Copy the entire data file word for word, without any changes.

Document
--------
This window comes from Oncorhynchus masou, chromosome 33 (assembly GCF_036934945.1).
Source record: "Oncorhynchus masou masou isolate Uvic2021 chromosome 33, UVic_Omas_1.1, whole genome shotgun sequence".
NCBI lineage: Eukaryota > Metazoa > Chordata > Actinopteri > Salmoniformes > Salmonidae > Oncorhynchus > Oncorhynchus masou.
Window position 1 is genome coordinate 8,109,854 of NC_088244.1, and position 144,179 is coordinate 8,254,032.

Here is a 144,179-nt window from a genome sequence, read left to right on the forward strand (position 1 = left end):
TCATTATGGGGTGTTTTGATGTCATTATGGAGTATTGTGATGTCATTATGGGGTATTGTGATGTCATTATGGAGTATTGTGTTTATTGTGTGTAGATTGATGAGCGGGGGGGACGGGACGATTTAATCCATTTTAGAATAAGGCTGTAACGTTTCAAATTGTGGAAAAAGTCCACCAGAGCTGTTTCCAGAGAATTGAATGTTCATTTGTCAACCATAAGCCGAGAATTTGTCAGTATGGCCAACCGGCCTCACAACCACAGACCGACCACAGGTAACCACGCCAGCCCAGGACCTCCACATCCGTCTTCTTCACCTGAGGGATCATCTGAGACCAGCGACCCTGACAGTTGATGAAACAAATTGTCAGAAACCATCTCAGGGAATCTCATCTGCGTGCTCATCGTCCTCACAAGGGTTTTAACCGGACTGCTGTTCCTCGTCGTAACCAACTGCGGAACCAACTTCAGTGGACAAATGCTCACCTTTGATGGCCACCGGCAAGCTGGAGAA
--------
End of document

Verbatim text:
This window comes from Oncorhynchus masou, chromosome 33 (assembly GCF_036934945.1).
Source record: "Oncorhynchus masou masou isolate Uvic2021 chromosome 33, UVic_Omas_1.1, whole genome shotgun sequence".
NCBI lineage: Eukaryota > Metazoa > Chordata > Actinopteri > Salmoniformes > Salmonidae > Oncorhynchus > Oncorhynchus masou.
Window position 1 is genome coordinate 8,109,854 of NC_088244.1, and position 144,179 is coordinate 8,254,032.

Here is a 144,179-nt window from a genome sequence, read left to right on the forward strand (position 1 = left end):
TCATTATGGGGTGTTTTGATGTCATTATGGAGTATTGTGATGTCATTATGGGGTATTGTGATGTCATTATGGAGTATTGTGTTTATTGTGTGTAGATTGATGAGCGGGGGGGACGGGACGATTTAATCCATTTTAGAATAAGGCTGTAACGTTTCAAATTGTGGAAAAAGTCCACCAGAGCTGTTTCCAGAGAATTGAATGTTCATTTGTCAACCATAAGCCGAGAATTTGTCAGTATGGCCAACCGGCCTCACAACCACAGACCGACCACAGGTAACCACGCCAGCCCAGGACCTCCACATCCGTCTTCTTCACCTGAGGGATCATCTGAGACCAGCGACCCTGACAGTTGATGAAACAAATTGTCAGAAACCATCTCAGGGAATCTCATCTGCGTGCTCATCGTCCTCACAAGGGTTTTAACCGGACTGCTGTTCCTCGTCGTAACCAACTGCGGAACCAACTTCAGTGGACAAATGCTCACCTTTGATGGCCACCGGCAAGCTGGAGAA